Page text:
Featured Artist: James Gulliver Hancock
We absolutely love working with emerging and established artists each market season to bring you original and inspiring event posters. Our most recent collaboration with James Gulliver Hancock was no exception, James has done a spectacular job creating three incredible posters for our Autumn Winter 2015 events. Today we chat with James about how he came to be an artist and what inspires his intricate, detailed and playful illustration style.
How would you describe your style of artwork and how has this evolved?
I’ve always loved ideas of obsession, like hoarding and collecting things and this has been an important part of my style since the beginning. I love drawing the things around me, and obsessively documenting my surroundings, and it’s amazing how it’s evolved from a twitch almost, to a career! I’ve worked hard translating my everyday into something I can do every day. I’ve really been focussed on making things my whole life and my path has been fairly obvious to me. My style incorporates lots of things like objects and hand drawn typography and architecture, so it really allows me to document my surroundings, it’s actually quite a therapeutic practice for someone slightly obsessive and anxious, giving me a control over the things around me in a way. My latest book ‘All the Buildings In Sydney’ was actually a good example, in that it really helped me get back into my hometown after being away for such a long time.
What is your background and when did you start illustrating?
I started drawing when I was very young, my mum always talks about how it was impossible to stop me drawing on everything. She eventually let me draw all over my room as a child and I just went crazy, drawing everything in my life all over the walls over and over again. I also have an early memory of drawing in pre-school, trying to make the most complex thing I could think of so I wouldn’t have to do any other activities. After high school I studied Visual Communication at UTS in Sydney and loved it, making things every day, I loved having a brief and setting of on paths of exploration within those briefs. I got work doing Graphic Design and Web Design, but it wasn’t until I found Illustration that I really focussed and abandoned everything in favour of making pictures and drawing every day.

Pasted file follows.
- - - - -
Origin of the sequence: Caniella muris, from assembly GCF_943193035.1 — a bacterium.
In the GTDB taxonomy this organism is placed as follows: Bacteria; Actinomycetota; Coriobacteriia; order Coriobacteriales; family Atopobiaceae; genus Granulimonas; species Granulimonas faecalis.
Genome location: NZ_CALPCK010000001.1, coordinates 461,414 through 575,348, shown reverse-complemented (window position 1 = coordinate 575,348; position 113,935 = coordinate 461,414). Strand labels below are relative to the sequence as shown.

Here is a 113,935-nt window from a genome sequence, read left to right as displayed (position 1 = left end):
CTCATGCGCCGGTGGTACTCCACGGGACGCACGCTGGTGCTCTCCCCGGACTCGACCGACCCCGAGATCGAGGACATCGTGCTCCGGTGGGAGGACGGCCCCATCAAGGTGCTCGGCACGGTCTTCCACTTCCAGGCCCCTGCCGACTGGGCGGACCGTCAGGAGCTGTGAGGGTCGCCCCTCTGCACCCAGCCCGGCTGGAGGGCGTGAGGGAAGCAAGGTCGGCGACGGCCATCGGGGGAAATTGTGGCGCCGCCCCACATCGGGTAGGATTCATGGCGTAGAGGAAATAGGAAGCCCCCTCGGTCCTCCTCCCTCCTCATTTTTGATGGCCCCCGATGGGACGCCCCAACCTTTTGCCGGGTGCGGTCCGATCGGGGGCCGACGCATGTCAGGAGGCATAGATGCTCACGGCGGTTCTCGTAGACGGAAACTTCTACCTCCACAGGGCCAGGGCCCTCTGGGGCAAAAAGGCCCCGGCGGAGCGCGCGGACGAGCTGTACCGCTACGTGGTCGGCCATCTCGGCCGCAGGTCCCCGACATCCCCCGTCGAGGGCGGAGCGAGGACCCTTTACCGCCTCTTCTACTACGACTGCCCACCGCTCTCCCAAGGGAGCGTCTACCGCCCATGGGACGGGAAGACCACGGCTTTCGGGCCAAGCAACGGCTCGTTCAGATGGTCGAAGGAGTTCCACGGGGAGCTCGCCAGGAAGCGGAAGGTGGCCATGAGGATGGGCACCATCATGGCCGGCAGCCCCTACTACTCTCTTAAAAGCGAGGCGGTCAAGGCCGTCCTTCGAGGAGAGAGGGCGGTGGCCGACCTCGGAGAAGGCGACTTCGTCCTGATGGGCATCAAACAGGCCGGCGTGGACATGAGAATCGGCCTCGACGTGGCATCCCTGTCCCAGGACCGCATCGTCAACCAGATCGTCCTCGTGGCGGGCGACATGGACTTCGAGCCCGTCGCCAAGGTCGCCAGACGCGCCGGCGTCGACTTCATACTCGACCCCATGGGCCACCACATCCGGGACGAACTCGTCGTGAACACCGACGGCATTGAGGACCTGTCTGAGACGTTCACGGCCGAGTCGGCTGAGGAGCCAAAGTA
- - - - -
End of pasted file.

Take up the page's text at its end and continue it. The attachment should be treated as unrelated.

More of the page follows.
Who are your favourite artists and what inspires your work?
It’s the nature of the internet that influences pass by on a daily basis. Sometimes it’s hard to concentrate, it’s really a conscious effort these days to focus on your own set of influences and make your things. I actually love looking at stylists websites, interior design people post really fascinating little scenes that get me thinking about groupings of objects and style and colour. Pulling from these references can be more inspiring than seeing peers work and going down a bad jealousy rabbit hole! I usually like artists that have a similar combination of things going on where there is a technicality mixed with messiness. For example I have always love Julie Mehretu who makes these huge painting/drawings that incorporate architecture and linework but also have a sort of crazy mayhem to them. And I’ve always loved that image of francis bacon’s studio covered in mess. I love outsider artists who often view the world differently and I embrace my own personal connection to that world through a project I do with my brother who has Down Syndrome ( you can see those drawings at : www.tomandjamesdraw.com )
What materials and mediums do you enjoy working with and exploring? What other areas would you like to explore or expand into?